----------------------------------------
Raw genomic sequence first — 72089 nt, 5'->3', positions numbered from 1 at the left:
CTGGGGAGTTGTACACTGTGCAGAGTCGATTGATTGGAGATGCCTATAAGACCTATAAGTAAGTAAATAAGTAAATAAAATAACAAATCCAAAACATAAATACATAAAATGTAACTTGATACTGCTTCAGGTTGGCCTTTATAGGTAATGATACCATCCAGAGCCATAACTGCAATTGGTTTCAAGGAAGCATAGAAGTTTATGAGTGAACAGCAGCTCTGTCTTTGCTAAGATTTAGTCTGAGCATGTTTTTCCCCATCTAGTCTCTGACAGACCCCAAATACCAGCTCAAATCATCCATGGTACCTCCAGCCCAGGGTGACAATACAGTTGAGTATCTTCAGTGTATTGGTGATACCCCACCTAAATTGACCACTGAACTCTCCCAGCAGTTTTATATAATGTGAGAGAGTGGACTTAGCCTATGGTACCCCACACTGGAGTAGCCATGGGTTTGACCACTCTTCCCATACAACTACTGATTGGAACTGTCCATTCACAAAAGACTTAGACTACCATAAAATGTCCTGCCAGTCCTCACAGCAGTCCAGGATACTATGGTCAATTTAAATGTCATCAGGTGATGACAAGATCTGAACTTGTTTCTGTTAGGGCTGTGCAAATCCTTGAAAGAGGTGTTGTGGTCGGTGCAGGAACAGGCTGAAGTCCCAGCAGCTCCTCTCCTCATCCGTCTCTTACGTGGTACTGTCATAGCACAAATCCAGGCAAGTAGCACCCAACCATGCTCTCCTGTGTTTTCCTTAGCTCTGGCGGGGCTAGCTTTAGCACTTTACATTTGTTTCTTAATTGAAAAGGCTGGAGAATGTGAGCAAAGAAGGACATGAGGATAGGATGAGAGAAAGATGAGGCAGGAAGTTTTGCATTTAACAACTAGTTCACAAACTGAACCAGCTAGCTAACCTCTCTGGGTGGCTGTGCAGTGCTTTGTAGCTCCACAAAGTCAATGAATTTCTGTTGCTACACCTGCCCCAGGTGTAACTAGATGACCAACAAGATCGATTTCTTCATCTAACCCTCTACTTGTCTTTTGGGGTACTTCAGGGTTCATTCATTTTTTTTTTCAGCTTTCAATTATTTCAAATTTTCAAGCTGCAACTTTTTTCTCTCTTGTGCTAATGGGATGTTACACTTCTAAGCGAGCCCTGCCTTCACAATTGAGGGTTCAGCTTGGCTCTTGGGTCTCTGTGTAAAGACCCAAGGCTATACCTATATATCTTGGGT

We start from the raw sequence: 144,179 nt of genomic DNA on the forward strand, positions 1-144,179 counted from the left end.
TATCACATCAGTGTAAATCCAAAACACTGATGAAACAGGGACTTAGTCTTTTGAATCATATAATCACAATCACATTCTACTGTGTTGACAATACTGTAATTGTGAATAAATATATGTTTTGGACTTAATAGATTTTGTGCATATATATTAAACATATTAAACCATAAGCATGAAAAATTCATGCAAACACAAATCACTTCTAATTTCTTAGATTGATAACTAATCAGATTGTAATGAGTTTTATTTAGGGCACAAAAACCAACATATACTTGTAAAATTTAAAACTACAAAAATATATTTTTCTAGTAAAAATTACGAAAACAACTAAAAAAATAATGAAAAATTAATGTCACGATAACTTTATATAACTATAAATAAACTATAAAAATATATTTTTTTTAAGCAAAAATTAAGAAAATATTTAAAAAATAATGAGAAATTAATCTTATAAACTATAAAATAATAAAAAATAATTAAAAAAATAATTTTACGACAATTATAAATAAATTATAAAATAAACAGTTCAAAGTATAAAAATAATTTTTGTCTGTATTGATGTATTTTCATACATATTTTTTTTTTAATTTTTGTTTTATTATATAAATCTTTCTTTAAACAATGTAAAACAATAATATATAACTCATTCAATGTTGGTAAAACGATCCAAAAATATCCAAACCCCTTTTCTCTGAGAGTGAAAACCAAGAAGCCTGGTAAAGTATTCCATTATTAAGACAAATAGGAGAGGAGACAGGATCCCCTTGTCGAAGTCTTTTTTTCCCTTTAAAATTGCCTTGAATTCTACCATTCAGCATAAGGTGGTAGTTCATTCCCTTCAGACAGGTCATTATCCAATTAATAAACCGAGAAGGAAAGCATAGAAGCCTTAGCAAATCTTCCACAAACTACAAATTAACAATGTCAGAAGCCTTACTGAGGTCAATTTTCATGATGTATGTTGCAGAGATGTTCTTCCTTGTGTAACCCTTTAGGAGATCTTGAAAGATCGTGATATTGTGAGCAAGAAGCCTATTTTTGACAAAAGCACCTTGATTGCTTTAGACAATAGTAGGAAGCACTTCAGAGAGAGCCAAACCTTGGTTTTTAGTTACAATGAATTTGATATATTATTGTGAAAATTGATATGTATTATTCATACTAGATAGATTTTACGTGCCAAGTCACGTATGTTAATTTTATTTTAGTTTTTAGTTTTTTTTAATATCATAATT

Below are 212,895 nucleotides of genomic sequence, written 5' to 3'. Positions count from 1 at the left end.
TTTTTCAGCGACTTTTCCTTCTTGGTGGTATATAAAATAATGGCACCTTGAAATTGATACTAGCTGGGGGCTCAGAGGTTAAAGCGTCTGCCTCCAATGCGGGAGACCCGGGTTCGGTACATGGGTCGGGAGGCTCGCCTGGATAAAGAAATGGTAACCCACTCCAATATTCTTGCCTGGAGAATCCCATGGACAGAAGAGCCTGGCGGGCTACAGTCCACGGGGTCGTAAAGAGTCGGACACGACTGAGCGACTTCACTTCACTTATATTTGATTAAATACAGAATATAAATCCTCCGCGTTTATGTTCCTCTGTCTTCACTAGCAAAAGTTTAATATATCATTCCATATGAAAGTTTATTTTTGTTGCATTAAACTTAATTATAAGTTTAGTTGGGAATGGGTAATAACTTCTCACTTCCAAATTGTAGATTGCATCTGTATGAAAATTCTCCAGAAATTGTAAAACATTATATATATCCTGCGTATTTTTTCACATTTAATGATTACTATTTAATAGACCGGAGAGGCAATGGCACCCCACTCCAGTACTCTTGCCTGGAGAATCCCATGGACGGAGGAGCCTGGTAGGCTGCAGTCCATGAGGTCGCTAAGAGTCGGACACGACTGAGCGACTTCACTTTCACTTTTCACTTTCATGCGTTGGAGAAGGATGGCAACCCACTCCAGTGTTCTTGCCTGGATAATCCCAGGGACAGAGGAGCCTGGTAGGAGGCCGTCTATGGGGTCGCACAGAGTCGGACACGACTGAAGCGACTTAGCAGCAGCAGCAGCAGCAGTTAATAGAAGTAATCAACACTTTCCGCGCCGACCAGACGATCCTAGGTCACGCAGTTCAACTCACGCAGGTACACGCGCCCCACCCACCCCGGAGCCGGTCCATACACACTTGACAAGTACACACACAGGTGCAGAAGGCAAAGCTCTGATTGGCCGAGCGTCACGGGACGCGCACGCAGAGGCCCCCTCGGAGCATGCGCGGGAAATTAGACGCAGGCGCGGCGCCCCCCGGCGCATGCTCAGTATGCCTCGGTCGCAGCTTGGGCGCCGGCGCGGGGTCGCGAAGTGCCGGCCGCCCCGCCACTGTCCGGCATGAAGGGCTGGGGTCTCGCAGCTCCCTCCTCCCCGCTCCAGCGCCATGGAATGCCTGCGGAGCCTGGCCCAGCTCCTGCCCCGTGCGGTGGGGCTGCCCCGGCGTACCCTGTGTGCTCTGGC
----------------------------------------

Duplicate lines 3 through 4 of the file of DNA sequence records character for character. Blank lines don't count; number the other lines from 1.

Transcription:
We start from the raw sequence: 144,179 nt of genomic DNA on the forward strand, positions 1-144,179 counted from the left end.
TATCACATCAGTGTAAATCCAAAACACTGATGAAACAGGGACTTAGTCTTTTGAATCATATAATCACAATCACATTCTACTGTGTTGACAATACTGTAATTGTGAATAAATATATGTTTTGGACTTAATAGATTTTGTGCATATATATTAAACATATTAAACCATAAGCATGAAAAATTCATGCAAACACAAATCACTTCTAATTTCTTAGATTGATAACTAATCAGATTGTAATGAGTTTTATTTAGGGCACAAAAACCAACATATACTTGTAAAATTTAAAACTACAAAAATATATTTTTCTAGTAAAAATTACGAAAACAACTAAAAAAATAATGAAAAATTAATGTCACGATAACTTTATATAACTATAAATAAACTATAAAAATATATTTTTTTTAAGCAAAAATTAAGAAAATATTTAAAAAATAATGAGAAATTAATCTTATAAACTATAAAATAATAAAAAATAATTAAAAAAATAATTTTACGACAATTATAAATAAATTATAAAATAAACAGTTCAAAGTATAAAAATAATTTTTGTCTGTATTGATGTATTTTCATACATATTTTTTTTTTAATTTTTGTTTTATTATATAAATCTTTCTTTAAACAATGTAAAACAATAATATATAACTCATTCAATGTTGGTAAAACGATCCAAAAATATCCAAACCCCTTTTCTCTGAGAGTGAAAACCAAGAAGCCTGGTAAAGTATTCCATTATTAAGACAAATAGGAGAGGAGACAGGATCCCCTTGTCGAAGTCTTTTTTTCCCTTTAAAATTGCCTTGAATTCTACCATTCAGCATAAGGTGGTAGTTCATTCCCTTCAGACAGGTCATTATCCAATTAATAAACCGAGAAGGAAAGCATAGAAGCCTTAGCAAATCTTCCACAAACTACAAATTAACAATGTCAGAAGCCTTACTGAGGTCAATTTTCATGATGTATGTTGCAGAGATGTTCTTCCTTGTGTAACCCTTTAGGAGATCTTGAAAGATCGTGATATTGTGAGCAAGAAGCCTATTTTTGACAAAAGCACCTTGATTGCTTTAGACAATAGTAGGAAGCACTTCAGAGAGAGCCAAACCTTGGTTTTTAGTTACAATGAATTTGATATATTATTGTGAAAATTGATATGTATTATTCATACTAGATAGATTTTACGTGCCAAGTCACGTATGTTAATTTTATTTTAGTTTTTAGTTTTTTTTAATATCATAATT